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[Xmca-l] Re: Systems views [leontievactivity]
Just thought I'd mention that it sounds like there are strong resonances
between Shotter's ideas here and Goodwin's paper Professional Vision that
Antti recently mentioned.
In that piece, Goodwin looks at the processes of coding, highlighting, and
the articulation of graphic representations. He shows first how these
practices function in archaeology to define particular shadings of dirt as
evidence of posts of a building (rhetorically the paper is brilliant - to
start off with a neutral profession such as archaeology and then move to
the much more emotionally charged issue of the police beating of Rodney
King). Then he moves to the Rodney King case to show how the coding,
highlighting, and representational practices of the police justified the
brutal beating of Rodney King.
Goodwin's key points resonate well with not just Shotter, but with Activity
"The ability to build and interpret a material cognitive artifact, such as
an archaeological map, is embedded within a web of socially articulated
and, "Within such a framework the ability to see relevant entities is not
lodged in the individual mind, but instead within a community of competent
"As argued by Wittgenstein (1958) a category or rule cannot determine its
own application; seeing what can count as a "change of slope" or
"aggression" in a relevant domain of scrutiny is both a contingent
accomplishment, and a locus for contestation, indeed a central site for
legal argument. Categories and the phenomena to which they are being
applied, mutually elaborate each other (Goodwin
1992; Heritage 1984; Keller and Keller 1993),"
I think Goodwin's account is interesting b.c. it is mostly descriptive of
the phenomena. While pointing in some ways to the injustice of the Rodney
King trial, he doesn't go so far as to say that the work of "professionals"
is entirely a ruse. Rather, it seems like his point is that there are
better and worse ways of doing it. E.g., the archaeologist student is able
to engage with the materials herself while learning, whereas the jurist is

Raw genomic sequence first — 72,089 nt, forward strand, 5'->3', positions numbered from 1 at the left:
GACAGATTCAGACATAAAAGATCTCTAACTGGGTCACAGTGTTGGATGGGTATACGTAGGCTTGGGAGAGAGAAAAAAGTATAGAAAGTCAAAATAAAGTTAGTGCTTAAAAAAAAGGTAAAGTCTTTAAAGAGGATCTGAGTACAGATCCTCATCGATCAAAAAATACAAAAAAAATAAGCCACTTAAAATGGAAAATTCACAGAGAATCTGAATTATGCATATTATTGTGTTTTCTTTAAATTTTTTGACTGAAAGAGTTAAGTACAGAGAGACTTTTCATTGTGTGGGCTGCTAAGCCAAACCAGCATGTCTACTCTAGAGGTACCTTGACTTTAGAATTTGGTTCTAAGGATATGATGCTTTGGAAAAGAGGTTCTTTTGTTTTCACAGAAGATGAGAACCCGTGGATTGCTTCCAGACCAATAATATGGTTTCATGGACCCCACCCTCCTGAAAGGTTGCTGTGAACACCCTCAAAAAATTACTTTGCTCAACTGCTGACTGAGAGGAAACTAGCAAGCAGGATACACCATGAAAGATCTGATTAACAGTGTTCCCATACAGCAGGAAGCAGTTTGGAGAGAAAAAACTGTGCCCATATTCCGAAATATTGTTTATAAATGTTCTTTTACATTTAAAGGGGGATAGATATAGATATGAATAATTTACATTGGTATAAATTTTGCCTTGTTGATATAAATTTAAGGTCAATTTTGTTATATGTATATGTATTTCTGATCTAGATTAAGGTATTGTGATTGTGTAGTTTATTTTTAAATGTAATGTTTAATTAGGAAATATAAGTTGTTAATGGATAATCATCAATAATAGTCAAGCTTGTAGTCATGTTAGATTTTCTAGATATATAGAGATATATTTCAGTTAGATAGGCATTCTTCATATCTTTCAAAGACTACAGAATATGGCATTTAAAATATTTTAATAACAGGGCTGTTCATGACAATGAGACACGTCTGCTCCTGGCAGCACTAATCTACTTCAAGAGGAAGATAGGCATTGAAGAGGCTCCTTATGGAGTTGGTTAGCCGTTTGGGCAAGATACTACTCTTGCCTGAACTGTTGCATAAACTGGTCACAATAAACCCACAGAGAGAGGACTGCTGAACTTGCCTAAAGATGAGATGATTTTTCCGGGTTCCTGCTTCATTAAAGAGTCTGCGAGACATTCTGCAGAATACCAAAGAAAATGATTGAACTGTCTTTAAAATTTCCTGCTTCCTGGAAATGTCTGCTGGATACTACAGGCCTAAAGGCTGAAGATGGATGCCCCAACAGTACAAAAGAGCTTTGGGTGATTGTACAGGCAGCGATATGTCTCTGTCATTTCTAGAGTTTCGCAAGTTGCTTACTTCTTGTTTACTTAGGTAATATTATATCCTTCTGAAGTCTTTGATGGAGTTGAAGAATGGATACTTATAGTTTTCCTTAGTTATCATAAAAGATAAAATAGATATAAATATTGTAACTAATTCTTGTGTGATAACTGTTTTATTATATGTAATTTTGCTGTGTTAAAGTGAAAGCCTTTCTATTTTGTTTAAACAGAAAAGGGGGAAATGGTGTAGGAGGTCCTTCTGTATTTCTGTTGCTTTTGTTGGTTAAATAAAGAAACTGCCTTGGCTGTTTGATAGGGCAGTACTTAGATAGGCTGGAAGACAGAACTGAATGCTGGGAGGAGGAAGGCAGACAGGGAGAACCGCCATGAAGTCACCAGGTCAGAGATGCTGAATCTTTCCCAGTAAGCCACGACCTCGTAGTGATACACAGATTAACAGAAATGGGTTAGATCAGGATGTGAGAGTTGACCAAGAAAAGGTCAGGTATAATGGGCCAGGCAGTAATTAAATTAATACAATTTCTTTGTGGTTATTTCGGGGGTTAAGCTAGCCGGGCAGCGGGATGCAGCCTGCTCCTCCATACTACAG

expected to passively sit and listen to the testimony of "experts" (strange
to think that "inquiry" - as in "an inquiry" - and legal proceedings could
be linked - or, at least, this is a strange form of "inquiry" conducted
entirely by "experts").
Wondering where Shotter stands on the the usefulness of science. Is there
value to be had in the scientific field of meaning? Or is it just a ruse?
E.g., is there value in seeing "social structure" and "class" in the world?
On Thu, Aug 22, 2013 at 6:47 PM, Larry Purss <firstname.lastname@example.org> wrote:
> You are exploring structures and systems and whether the concept of
> *system* develops in a *general* way or does it appear [making or
> finding!?] immanantly within particular practices.
> I will share a perspective from John Shotter who is attempting to make an
> ontological case for *conversational joint activities. He critiques
> *systems* thinking as a form of *scientific* thinking and he links it to a
> particular form of social practices that could exist only within literate
> He is not making a case for *literacy* in general but literacy as used
> within scientific communities. Here is a summary of his position, [coming
> from a bias of conversational realities as the background within which
> scientific and *systems* ways of *knowing* develop.
> Shotter's account takes place as a response or answer to Bhaskar's
> *realist* perspective on scientific knowledge. Shotter says Bhaskar [and